Desperately Seeking Happiness
Ask people what they want for themselves, their children, families and friends and there is a strong chance ‘happiness’ or to ‘be happy’ would figure highly in the list. In fact, happiness is of such importance that there is an annual World Happiness Report produced by Helliwell, J., Layard, R., & Sachs, J. (2019) World Happiness Report 2019, New York.
There is a real hunger for happiness. This could be heavily influenced by the media and social networking where everybody’s lives appear to the very epitome of happiness. Sadly, and more so frequently these days, people are trying to find happiness in food, alcohol as well as other drugs or activities that are not good for their overall well-being.
The first World Happiness Report released in April 2012 supported a UN High level meeting on “Wellbeing and Happiness: Defining a New Economic Paradigm”. It presented the global data available on national happiness and reviewed related evidence from the emerging science of happiness, showing that the quality of people’s lives can be coherently, reliably, and validly assessed by a variety of subjective well-being measures, collectively referred to then and in subsequent reports as “happiness.” Questions are asked of participants about positive and negative life experiences that enables a score to be defined and this is averaged across a period of 3 years.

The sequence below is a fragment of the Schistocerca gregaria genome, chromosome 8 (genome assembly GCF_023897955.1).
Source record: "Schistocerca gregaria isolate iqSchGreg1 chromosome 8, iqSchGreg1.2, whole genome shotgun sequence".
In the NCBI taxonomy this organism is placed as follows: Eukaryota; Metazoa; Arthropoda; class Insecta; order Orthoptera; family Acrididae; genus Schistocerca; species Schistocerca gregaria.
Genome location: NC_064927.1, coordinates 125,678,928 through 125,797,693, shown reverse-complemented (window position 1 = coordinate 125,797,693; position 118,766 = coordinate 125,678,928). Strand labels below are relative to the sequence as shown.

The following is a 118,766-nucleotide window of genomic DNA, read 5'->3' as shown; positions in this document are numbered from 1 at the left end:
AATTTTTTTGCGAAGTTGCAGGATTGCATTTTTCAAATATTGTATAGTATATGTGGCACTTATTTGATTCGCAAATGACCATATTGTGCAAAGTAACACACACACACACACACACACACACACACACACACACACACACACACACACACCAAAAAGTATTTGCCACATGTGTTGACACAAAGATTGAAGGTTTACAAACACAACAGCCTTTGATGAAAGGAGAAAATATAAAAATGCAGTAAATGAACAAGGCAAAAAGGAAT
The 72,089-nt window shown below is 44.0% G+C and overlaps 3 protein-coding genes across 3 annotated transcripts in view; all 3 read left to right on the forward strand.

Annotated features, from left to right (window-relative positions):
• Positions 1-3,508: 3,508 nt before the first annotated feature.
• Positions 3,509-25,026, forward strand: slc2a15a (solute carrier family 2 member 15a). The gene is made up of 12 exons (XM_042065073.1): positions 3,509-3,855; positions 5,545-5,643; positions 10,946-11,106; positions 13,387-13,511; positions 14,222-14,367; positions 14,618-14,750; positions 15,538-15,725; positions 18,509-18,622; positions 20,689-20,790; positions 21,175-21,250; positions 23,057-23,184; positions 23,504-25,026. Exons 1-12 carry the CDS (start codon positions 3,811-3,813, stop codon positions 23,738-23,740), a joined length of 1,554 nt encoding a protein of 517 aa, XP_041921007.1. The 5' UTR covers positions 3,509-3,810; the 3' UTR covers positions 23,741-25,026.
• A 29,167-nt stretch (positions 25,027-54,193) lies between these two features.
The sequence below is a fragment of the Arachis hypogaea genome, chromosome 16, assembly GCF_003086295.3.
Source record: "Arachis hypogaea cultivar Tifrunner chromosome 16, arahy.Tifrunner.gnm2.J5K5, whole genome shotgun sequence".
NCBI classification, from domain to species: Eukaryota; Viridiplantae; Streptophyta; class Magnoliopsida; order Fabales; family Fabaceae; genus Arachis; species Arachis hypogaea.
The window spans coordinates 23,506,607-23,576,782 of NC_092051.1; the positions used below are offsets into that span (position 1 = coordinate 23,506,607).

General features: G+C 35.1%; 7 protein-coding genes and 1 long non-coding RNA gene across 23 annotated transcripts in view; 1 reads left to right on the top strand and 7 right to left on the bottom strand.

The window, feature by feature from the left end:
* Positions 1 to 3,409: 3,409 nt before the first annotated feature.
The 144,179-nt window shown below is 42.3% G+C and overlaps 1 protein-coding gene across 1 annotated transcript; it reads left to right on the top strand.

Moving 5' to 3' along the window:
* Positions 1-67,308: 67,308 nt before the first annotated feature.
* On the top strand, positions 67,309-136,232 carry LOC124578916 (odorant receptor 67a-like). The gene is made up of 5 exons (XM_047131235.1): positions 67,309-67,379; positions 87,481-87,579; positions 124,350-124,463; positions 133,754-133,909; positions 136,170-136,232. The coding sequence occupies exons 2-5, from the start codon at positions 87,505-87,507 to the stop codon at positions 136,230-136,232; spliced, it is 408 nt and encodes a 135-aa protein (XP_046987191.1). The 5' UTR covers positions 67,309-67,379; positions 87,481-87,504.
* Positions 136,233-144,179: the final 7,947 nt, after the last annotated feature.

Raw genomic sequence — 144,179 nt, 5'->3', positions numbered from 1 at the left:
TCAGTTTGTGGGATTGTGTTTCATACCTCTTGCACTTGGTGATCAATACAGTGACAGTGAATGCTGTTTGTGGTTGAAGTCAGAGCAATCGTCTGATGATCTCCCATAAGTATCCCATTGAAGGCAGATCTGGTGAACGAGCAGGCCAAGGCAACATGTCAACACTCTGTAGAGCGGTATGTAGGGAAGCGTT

In the 2018 report, the UK is ranked 15th place for happiness in the world. Much of the Nordic region is ahead of us, with Finland the happiest place in the world. However, the rest of Europe are behind and the United States appears at 19th place and is falling in happiness. Happiness is linked to our giving of money and time. The report states that although the average income has increased in the US that there are worsening health conditions for much of the population; declining social trust; and declining confidence in government. There is also a mass epidemic of addictions and not just to drugs, but also social media, gaming and gambling.
The happier we are the more we give, but we are also more likely to engage in our community as well as being more likely to vote. Happy people are more likely to vote, but it did also point out that in extreme circumstances this may not be the case and gave examples Donald Trump being voted in as president and the UK voting for Brexit. In both cases people voted because they were unhappy.
With so many people desperately seeking happiness, how can we as a Church address this in our local communities? Christian enquiry course are great for people actively seeking faith (which can lead to happiness), but people are becoming increasingly sceptical of church. One of the features of The Happiness Lab is that it suggests a number of experiments to try each week, such as giving gifts and being an active member of your community. This gives people space to try out different ideas and discuss them as a group each week. It’s within this ‘safe space’ of mutual interest that we are able to share with others our personal experience of how our faith impacts our lives.